HARDEEP SINGH PURI ( India) expressed pride that both India and Sikhism, the religion to which he belonged, held gender equality and the empowerment of women in high regard. India had taken an historic initiative by reserving one third of the seats in more than 300,000 institutions of local Government for women, and planned further steps towards increasing their participation to 50 per cent. With 1.2 million now serving, there were perhaps more elected women in India alone than in the rest of world put together, he said. Globally, however, efforts must be redoubled to increase women’s participation in all components of peacemaking, he said. Among India’s extensive contributions to peacekeeping, was the distinction of having been the first country to deploy a full female unit, in Liberia. Unfortunately, that oft-cited example remained a rarity, he said, expressing support for the creation of a Council working group dedicated to resolution 1325 (2000), and calling for the quickest possible agreement on a set of indicators to mark progress. He also called attention to the difficulty of obtaining good data in conflict-ridden environments, and called for more stringent regulation to combat sexual violence.
LOTFI BUCHAARA (Morocco) said the momentum created by the adoption of resolution 1325 (2000) had strengthened national and international judicial and institutional mechanisms for the promotion and protections of women’s rights and their empowerment in conflict and post-conflict situations, specifically through the adoption of national action plans. However, the situation of women and girls in several regions remained intolerable, he said, asking the Council to guarantee regular monitoring of implementation through the integration of a gender-based approach. The proposed indicators must be further evaluated, he said, adding that there was also room to improve coordination among the various United Nations bodies, something that UN Women could address.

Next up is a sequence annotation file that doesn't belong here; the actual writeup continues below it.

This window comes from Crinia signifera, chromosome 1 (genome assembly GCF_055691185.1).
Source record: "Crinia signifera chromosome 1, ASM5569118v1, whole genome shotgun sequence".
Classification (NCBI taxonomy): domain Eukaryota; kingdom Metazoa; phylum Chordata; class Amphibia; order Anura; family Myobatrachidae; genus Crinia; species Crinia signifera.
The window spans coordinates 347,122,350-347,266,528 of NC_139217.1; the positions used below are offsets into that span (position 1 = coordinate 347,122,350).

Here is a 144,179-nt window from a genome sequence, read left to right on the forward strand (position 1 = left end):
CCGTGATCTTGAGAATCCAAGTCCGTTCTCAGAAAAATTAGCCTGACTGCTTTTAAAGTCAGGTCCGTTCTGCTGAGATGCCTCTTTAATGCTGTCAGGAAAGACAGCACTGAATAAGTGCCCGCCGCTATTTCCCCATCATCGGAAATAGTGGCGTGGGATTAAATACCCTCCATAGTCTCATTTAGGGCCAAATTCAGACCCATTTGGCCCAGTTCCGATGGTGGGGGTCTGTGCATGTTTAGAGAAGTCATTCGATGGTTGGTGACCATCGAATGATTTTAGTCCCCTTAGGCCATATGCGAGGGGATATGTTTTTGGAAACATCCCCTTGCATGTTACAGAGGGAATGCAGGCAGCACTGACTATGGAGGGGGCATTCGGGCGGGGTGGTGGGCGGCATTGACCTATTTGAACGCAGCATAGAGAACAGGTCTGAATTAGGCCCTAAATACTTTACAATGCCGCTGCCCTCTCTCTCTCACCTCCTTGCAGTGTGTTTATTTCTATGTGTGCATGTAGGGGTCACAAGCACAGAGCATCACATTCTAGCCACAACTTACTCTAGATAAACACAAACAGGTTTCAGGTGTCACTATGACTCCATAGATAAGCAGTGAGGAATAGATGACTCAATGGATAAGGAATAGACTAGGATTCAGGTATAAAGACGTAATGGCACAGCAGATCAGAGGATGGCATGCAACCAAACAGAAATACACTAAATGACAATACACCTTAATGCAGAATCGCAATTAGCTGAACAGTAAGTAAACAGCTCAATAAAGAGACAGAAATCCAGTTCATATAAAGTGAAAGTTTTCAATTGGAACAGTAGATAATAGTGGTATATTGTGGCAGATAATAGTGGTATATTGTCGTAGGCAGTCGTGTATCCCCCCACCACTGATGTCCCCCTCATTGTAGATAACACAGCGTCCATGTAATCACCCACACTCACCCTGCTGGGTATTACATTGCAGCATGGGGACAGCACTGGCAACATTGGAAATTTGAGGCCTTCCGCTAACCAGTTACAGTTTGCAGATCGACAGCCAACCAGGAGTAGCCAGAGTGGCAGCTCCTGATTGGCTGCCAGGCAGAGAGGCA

WILFRIED I. EMVULA ( Namibia), speaking on behalf of the Southern African Development Community (SADC), said gender equality and the empowerment of women was one of the subregional body’s founding principles and was enshrined in the SADC Treaty. The 2008 Protocol on Gender and Development of 2008 put measures in place to ensure that women would be equally represented and enjoy equal participation in all key decision-making positions by 2015. It also called on member States to take the necessary steps to prevent and eliminate human rights abuses against women and children during armed conflict. Effective peacebuilding started from the national and subregional levels, and it was, therefore, vitally important that the United Nations work closely with such groups. SADC was deeply concerned about the widespread and systematic sexual violence in conflict situations and condemned the use of sexual and gender-based violence against women and children, he said, calling on all parties to armed conflict to respect regional mechanisms and international law applicable to their rights and protections. Given the opportunity, women were active agents of change and played a critical role in the recovery and reintegration of families after conflict, he said, emphasizing that women were also instrumental in bringing about reconciliation and democracy in post-conflict societies.
He said his national statement would be distributed together with the text on behalf of SADC.